When visiting these places, Cub Scouts can learn about the characteristics and behaviors of native species. They can observe how these species interact with their environment and the role they play in maintaining a balanced ecosystem. Additionally, they can learn about the challenges faced by endangered species and the efforts being made to protect them.
Furthermore, visiting these locations can also provide insights into wildlife-related jobs. Cub Scouts can learn about careers such as park rangers, wildlife biologists, zookeepers, and environmental educators. Understanding these careers can inspire Cub Scouts to pursue their interests in wildlife and conservation.
By observing wildlife in different settings, Cub Scouts can develop a greater appreciation for the natural world and the importance of protecting it. This firsthand experience allows them to connect with nature and become advocates for wildlife conservation.
Nova WILD! Cub Scout Nova Award Requirement 6: Discuss
Discuss with your counselor:
A. Why wildlife is important
B. Why biodiversity is important
C. The problems with invasive species and habitat destruction
Nova WILD! Cub Scout Nova Award Requirement 6 Helps and Answers
Discussing the importance of wildlife and biodiversity is crucial for Cub Scouts to understand the significance of conservation. By engaging in discussions about these topics, they can develop a deeper appreciation for the natural world and the need to protect it.
Firstly, it is important to discuss why wildlife is important. Wildlife plays a vital role in maintaining the balance of ecosystems. Different species have specific roles, such as pollination, seed dispersal, and controlling pest populations. By discussing these roles, Cub Scouts can understand how each species contributes to the overall health and functioning of an ecosystem.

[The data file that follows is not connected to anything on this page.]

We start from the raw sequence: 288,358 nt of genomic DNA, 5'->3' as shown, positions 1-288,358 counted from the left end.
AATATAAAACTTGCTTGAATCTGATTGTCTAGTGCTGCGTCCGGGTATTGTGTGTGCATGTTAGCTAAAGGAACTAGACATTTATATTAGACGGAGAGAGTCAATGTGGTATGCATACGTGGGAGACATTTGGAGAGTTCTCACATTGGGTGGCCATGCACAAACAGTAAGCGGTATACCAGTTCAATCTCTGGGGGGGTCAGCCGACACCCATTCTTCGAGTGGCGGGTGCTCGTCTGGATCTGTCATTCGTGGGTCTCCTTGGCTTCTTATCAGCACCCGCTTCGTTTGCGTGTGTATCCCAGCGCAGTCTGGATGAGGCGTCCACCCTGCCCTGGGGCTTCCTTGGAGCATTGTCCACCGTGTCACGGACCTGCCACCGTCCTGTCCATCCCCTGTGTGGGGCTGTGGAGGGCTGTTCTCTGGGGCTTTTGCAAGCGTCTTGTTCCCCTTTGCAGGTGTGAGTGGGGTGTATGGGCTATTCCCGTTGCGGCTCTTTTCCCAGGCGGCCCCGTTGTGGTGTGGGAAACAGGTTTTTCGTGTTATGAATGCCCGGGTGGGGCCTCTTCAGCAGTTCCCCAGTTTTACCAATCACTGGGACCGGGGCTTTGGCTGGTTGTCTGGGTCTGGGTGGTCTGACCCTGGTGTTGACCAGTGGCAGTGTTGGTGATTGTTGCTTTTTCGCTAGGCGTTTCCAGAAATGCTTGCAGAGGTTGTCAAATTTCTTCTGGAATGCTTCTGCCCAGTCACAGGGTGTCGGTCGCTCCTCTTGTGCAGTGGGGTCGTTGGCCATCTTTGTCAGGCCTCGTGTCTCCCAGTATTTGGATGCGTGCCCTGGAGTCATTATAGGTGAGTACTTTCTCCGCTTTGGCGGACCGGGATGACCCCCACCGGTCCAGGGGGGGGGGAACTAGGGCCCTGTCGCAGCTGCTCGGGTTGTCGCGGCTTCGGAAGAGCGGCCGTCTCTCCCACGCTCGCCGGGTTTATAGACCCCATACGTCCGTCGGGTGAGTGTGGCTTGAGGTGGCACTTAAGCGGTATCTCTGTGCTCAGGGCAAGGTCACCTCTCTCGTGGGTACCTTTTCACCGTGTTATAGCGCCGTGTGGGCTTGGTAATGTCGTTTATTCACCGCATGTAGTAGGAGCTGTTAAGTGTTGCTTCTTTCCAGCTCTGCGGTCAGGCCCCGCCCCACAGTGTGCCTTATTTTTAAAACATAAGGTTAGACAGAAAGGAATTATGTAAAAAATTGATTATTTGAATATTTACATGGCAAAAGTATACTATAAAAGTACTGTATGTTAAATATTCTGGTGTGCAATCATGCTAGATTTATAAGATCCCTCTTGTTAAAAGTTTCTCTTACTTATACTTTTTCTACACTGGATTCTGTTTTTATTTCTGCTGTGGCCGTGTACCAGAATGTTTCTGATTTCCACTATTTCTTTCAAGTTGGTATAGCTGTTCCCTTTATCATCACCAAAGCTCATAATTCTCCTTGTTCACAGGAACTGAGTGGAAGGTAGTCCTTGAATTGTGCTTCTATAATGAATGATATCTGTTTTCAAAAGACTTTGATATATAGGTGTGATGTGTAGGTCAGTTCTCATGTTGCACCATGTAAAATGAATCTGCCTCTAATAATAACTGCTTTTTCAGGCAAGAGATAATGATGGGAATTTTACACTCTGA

Secondly, discussing the importance of biodiversity is essential. Biodiversity refers to the variety of life forms on Earth. It is important because it ensures the resilience and stability of ecosystems. By discussing the concept of biodiversity, Cub Scouts can learn about the interconnectedness of different species and the impact that the loss of one species can have on the entire ecosystem.
Lastly, it is important to address the problems associated with invasive species and habitat destruction. Invasive species can disrupt native ecosystems by outcompeting native species for resources. Discussing the negative effects of invasive species can help Cub Scouts understand the importance of preventing their introduction and spread. Additionally, discussing habitat destruction can raise awareness about the impact of human activities on wildlife and the need for conservation efforts.
By engaging in discussions about these topics, Cub Scouts can develop a deeper understanding of the importance of wildlife, biodiversity, and the threats they face. This knowledge can inspire them to take action and become advocates for wildlife conservation.
Related Resources for the Nova WILD! Cub Scout Nova Award for Nature and Wildlife Science
The BSA Nova awards are a series of awards that Cub Scouts can earn to explore various STEM (Science, Technology, Engineering, and Mathematics) topics. These awards encourage Scouts to engage in hands-on activities and learn about different scientific concepts. The Nova WILD! award is one of the Nova awards available and focuses specifically on nature and wildlife science. By completing the requirements for the Nova WILD! award, Cub Scouts can learn about ecosystems, wildlife conservation, and the importance of protecting our natural world. This award provides an opportunity for Scouts to develop a deeper understanding of the natural world and become stewards of the environment.